EXPECTATIONS: Paul Weitz is a director. He is a director of good movies, like About a Boy and Being Flynn. He is a director of terrible movies, like Meet the Fockers. Mostly, though, he's a director of movies that I enjoy, but the directing is a giant mess, like American Pie and In Good Company. It's a crapshoot; I can only wonder which version of Paul came out to play this time.
Admission is a friggin' checkerboard of a movie, hopping back and forth from "part I like" to "stuff I can't stand," often in the same scene. Sometimes in the same line. It feels so indecisive in tone that I'm having difficulty even telling you whether I think you should see it. Maybe watch it and go to the bathroom a lot? It is the perfect movie for people with urinary tract infections.
That is just severely inappropriate. I am trying to work in here.
Tina Fey plays Portia Nathan, admissions officer for Princeton University, who is competing with her rival (Gloria Rueben) to secure the job of her retiring boss (Wallace Shawn). This brings her to the experimental Quest School to meet with socially awkward genius Jeremiah (Nat Wolff) at the behest of school founder John Pressman (Paul Rudd). However, John has ulterior motives for arranging the meeting between the two of them: He believes that Jeremiah is the son that Portia secretly birthed and gave up for adoption in college. See, John coincidentally happened to know the only other person who knew about the baby, and he happened to remember the kid's time and date of birth eighteen years later, and he happened to have access to Jeremiah's birth certificate. A lot of things had to "happened to" while setting up this situation.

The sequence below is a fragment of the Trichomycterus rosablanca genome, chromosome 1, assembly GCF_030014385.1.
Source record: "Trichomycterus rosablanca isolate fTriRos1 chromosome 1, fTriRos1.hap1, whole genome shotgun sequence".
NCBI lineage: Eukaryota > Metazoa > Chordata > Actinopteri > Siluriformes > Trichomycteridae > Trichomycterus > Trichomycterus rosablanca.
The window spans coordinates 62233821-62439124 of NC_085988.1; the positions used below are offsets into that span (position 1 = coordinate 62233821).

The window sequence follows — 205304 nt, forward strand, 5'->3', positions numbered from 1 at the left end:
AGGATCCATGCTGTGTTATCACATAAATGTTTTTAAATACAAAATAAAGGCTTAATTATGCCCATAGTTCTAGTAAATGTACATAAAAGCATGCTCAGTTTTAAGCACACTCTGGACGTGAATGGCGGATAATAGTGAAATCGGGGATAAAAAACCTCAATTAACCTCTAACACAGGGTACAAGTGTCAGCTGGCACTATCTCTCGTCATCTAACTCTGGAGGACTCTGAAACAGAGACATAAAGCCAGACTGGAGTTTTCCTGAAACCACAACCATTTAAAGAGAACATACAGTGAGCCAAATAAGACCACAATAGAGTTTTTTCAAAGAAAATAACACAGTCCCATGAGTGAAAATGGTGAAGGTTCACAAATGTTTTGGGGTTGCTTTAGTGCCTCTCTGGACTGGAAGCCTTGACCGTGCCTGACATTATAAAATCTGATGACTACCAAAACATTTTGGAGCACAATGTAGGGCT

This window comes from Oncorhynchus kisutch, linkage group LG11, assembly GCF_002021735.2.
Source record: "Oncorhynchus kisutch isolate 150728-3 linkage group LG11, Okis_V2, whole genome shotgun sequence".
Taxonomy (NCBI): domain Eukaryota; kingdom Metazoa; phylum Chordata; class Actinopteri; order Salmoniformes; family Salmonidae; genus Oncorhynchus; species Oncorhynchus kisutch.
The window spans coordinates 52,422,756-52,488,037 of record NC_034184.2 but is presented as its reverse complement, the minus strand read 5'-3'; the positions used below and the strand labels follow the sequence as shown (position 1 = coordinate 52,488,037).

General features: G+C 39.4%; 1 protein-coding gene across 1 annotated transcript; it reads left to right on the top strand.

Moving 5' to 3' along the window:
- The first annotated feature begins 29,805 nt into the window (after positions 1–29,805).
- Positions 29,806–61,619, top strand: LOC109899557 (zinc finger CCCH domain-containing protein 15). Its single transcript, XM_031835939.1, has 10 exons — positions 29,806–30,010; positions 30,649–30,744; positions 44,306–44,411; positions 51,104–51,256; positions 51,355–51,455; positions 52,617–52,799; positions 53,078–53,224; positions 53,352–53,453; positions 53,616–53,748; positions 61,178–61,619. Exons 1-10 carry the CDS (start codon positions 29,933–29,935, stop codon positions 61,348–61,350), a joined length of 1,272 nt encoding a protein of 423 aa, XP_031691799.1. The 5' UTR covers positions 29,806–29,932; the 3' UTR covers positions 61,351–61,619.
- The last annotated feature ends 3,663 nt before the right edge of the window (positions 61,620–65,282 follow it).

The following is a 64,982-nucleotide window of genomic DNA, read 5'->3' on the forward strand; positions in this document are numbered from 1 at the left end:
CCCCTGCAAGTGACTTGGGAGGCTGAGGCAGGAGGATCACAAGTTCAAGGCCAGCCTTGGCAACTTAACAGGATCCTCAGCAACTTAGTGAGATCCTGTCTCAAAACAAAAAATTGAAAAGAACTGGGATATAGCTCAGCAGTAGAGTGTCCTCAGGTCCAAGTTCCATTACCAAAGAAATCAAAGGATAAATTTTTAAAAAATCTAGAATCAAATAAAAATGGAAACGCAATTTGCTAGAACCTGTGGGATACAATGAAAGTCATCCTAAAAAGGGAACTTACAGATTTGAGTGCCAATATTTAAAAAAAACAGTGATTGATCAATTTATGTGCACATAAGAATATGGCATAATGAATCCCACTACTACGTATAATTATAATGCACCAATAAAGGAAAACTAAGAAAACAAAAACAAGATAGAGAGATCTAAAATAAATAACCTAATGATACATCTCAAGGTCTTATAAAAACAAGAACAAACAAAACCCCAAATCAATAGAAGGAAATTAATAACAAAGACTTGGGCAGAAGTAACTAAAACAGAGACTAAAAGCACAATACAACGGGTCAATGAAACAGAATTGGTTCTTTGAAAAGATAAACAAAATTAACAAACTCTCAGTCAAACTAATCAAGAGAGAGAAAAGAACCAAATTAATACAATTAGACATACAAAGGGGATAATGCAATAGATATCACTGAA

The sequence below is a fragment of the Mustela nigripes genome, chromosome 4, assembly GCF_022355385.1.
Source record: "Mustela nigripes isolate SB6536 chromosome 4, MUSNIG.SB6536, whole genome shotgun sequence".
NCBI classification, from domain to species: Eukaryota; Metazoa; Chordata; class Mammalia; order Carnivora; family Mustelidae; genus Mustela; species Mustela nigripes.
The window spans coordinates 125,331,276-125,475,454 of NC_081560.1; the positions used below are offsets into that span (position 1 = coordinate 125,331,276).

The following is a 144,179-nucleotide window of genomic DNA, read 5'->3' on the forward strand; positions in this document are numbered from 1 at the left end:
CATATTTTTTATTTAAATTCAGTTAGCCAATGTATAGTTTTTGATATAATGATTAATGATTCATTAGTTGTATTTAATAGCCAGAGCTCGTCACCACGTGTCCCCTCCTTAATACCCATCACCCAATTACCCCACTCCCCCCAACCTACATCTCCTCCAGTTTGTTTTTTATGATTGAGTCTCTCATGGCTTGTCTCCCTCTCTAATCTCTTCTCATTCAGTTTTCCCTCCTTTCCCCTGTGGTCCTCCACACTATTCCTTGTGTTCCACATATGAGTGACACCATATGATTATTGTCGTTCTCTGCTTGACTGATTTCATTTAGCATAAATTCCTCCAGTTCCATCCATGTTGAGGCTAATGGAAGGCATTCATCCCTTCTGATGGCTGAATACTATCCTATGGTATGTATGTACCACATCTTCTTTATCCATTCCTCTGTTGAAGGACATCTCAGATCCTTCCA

Anyway, Portia and John team up and try their best to get Jeremiah into Princeton, Portia debates whether to tell Jeremiah she's his mother, and the movie attempts us to convince us that this is somehow better than colleges accepting legacy students whose parents donate boatloads of money. It's not nepotism if he really deserves it, you guys.
The film's initial failure appears to be that none of these characters are likable in the slightest, with the notable exception of Jeremiah. Portia is whiny and neurotic, while John is smug and self-obsessed. Portia's mother (Lily Tomiln) is a radical feminist author who insists Portia call her by her first name to avoid the "mother-daughter roleplay scenario" and won't buy dog food because "I'm not their slave, dogs are carnivores." She's basically a feminist as written by Fox News, and I cringed every time she was on screen. Then I slowly started to realize that we're not supposed to like these characters - that's the point. The film is a call-out of liberal smugness and hypocrisy.
Is it just me or does Paul Rudd walk like he's pretending to walk? Like, he's not sure how it's really done so he just approximates it.Take, for example, one of the film's better moments, wherein Portia is being berated by hippie students at the quest school who say things like "Man, isn't college just for society's definition of success?" and "Why should we go to college when we should be making the world a better place?" to which Portia basically responds "Everyone wants to make the world a better place. Good luck doing it without a college degree, you little assholes."
Even better is the call-out of John, who purports to be a world traveler and doer of good deeds when he's actually a poseur who is too busy fixing other people's problems to listen to his son for five minutes. (Oh yeah, John has a son. That he adopted from Africa. Because of course he does.)
When we realize we're not supposed to like these people, they somehow become more likable, because they're inherently flawed characters, and they start to realize it right around the time we do. (Except for Tomlin, who is pretty much unbearable throughout.) It's a movie filled with all those insanely frustrating people whose general philosophies you agree with on a conceptual level, but you still just want to punch them in their smug, self-righteous faces.